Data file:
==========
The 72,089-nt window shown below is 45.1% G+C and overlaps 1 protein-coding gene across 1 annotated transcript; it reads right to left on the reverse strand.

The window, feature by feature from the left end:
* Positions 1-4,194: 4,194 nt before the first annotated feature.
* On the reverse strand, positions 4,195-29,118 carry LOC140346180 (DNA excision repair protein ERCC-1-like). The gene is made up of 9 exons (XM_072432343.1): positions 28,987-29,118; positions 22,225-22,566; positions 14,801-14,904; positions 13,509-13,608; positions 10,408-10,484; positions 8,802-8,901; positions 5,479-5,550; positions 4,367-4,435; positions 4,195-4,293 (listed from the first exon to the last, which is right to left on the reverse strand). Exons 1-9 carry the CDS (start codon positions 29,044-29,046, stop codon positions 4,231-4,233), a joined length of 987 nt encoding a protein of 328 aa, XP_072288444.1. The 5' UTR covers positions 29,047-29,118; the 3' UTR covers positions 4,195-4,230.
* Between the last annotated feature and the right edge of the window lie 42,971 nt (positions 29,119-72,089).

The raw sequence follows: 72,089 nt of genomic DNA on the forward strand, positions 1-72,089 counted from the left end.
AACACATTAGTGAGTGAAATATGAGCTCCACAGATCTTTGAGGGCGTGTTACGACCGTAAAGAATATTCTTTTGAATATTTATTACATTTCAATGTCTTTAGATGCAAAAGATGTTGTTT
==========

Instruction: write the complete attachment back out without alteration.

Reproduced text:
The 72,089-nt window shown below is 45.1% G+C and overlaps 1 protein-coding gene across 1 annotated transcript; it reads right to left on the reverse strand.

The window, feature by feature from the left end:
* Positions 1-4,194: 4,194 nt before the first annotated feature.
* On the reverse strand, positions 4,195-29,118 carry LOC140346180 (DNA excision repair protein ERCC-1-like). The gene is made up of 9 exons (XM_072432343.1): positions 28,987-29,118; positions 22,225-22,566; positions 14,801-14,904; positions 13,509-13,608; positions 10,408-10,484; positions 8,802-8,901; positions 5,479-5,550; positions 4,367-4,435; positions 4,195-4,293 (listed from the first exon to the last, which is right to left on the reverse strand). Exons 1-9 carry the CDS (start codon positions 29,044-29,046, stop codon positions 4,231-4,233), a joined length of 987 nt encoding a protein of 328 aa, XP_072288444.1. The 5' UTR covers positions 29,047-29,118; the 3' UTR covers positions 4,195-4,230.
* Between the last annotated feature and the right edge of the window lie 42,971 nt (positions 29,119-72,089).

The raw sequence follows: 72,089 nt of genomic DNA on the forward strand, positions 1-72,089 counted from the left end.
AACACATTAGTGAGTGAAATATGAGCTCCACAGATCTTTGAGGGCGTGTTACGACCGTAAAGAATATTCTTTTGAATATTTATTACATTTCAATGTCTTTAGATGCAAAAGATGTTGTTT